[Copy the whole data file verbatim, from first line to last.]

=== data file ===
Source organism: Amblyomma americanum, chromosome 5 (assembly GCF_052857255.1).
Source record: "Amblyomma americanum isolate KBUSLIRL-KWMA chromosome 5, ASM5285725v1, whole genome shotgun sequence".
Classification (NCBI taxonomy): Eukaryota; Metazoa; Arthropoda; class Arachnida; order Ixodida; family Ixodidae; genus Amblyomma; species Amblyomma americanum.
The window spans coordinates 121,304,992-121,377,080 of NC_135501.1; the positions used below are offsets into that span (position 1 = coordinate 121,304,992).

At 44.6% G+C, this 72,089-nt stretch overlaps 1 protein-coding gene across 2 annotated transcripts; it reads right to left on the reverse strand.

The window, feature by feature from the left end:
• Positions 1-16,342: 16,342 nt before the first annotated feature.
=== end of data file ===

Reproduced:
Source organism: Amblyomma americanum, chromosome 5 (assembly GCF_052857255.1).
Source record: "Amblyomma americanum isolate KBUSLIRL-KWMA chromosome 5, ASM5285725v1, whole genome shotgun sequence".
Classification (NCBI taxonomy): Eukaryota; Metazoa; Arthropoda; class Arachnida; order Ixodida; family Ixodidae; genus Amblyomma; species Amblyomma americanum.
The window spans coordinates 121,304,992-121,377,080 of NC_135501.1; the positions used below are offsets into that span (position 1 = coordinate 121,304,992).

At 44.6% G+C, this 72,089-nt stretch overlaps 1 protein-coding gene across 2 annotated transcripts; it reads right to left on the reverse strand.

The window, feature by feature from the left end:
• Positions 1-16,342: 16,342 nt before the first annotated feature.